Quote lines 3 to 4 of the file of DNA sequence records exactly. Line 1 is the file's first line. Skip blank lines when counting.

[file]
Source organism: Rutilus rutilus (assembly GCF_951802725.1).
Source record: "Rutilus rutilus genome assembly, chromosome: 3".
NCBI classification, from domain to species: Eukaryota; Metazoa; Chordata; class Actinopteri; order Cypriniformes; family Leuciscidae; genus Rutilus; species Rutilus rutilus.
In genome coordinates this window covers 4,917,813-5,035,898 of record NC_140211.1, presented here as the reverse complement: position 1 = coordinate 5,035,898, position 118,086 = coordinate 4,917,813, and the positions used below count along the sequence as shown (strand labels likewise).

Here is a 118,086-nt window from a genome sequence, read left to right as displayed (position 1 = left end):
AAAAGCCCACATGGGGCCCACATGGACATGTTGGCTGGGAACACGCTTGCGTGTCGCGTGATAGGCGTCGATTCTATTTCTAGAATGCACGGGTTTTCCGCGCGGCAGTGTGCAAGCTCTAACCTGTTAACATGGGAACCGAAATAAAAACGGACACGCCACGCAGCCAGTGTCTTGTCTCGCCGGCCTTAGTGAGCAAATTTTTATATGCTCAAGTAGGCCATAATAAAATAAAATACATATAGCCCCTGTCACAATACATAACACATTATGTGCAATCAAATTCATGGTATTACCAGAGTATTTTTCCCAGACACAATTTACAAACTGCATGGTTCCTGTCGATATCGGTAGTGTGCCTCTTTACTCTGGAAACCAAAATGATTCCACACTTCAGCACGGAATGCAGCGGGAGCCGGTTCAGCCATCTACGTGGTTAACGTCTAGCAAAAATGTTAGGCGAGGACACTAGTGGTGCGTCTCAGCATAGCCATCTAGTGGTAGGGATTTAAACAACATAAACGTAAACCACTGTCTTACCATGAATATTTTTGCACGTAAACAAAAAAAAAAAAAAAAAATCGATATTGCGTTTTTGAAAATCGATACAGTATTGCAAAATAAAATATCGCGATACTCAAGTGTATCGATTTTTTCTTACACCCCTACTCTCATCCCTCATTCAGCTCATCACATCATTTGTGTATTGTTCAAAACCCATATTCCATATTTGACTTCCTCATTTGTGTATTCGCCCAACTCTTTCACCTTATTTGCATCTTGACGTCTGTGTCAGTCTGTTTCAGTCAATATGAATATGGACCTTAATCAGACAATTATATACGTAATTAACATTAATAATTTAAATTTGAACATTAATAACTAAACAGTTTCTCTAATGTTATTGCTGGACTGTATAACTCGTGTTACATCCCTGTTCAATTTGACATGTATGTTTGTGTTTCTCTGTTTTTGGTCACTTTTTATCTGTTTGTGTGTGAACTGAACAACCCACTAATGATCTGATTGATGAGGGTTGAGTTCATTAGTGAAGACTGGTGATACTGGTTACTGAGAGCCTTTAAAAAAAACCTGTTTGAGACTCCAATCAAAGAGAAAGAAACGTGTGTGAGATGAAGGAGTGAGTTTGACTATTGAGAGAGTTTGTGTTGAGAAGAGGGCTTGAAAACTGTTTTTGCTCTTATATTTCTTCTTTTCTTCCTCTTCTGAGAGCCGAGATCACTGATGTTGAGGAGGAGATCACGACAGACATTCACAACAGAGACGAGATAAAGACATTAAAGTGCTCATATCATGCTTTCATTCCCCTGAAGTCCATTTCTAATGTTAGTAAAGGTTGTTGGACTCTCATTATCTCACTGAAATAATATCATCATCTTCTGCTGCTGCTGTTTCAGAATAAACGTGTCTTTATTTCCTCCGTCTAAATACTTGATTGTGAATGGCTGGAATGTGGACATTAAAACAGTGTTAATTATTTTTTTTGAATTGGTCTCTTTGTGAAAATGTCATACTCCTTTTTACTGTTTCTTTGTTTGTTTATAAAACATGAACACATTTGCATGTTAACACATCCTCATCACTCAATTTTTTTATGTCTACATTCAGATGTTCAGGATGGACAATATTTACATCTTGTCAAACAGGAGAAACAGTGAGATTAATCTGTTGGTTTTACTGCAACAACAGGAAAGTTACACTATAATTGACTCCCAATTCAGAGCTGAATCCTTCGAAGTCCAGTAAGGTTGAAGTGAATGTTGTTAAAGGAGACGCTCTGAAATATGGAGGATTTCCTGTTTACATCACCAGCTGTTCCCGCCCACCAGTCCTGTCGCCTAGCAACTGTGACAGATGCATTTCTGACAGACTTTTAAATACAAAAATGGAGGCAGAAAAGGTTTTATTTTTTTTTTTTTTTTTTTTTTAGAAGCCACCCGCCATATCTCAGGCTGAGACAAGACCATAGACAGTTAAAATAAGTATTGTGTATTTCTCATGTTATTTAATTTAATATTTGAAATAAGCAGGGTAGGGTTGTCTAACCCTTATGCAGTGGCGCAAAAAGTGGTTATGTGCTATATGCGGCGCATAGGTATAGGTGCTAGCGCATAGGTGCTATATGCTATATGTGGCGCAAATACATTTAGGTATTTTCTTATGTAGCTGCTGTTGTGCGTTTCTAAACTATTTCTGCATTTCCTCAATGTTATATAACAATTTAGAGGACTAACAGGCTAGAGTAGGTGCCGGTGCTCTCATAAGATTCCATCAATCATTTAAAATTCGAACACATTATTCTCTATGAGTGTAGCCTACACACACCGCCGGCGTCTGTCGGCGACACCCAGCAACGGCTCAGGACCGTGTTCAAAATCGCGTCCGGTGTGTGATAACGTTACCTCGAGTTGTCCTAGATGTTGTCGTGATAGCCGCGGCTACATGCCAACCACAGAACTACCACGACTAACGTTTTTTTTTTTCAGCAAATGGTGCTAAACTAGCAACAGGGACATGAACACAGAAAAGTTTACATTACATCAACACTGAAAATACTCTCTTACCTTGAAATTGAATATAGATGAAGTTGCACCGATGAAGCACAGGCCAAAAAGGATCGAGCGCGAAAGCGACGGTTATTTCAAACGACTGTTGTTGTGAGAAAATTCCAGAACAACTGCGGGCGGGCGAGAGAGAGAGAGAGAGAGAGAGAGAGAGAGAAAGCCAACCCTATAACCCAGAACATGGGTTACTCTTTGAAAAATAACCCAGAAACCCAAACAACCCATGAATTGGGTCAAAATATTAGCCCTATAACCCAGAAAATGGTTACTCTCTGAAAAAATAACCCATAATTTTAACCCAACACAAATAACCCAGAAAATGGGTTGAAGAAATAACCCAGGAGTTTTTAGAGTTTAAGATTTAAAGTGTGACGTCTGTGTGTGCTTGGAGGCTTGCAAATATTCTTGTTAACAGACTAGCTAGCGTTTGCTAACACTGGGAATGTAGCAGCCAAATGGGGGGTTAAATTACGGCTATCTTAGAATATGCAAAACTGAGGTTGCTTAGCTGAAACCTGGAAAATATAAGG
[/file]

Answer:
NCBI classification, from domain to species: Eukaryota; Metazoa; Chordata; class Actinopteri; order Cypriniformes; family Leuciscidae; genus Rutilus; species Rutilus rutilus.
In genome coordinates this window covers 4,917,813-5,035,898 of record NC_140211.1, presented here as the reverse complement: position 1 = coordinate 5,035,898, position 118,086 = coordinate 4,917,813, and the positions used below count along the sequence as shown (strand labels likewise).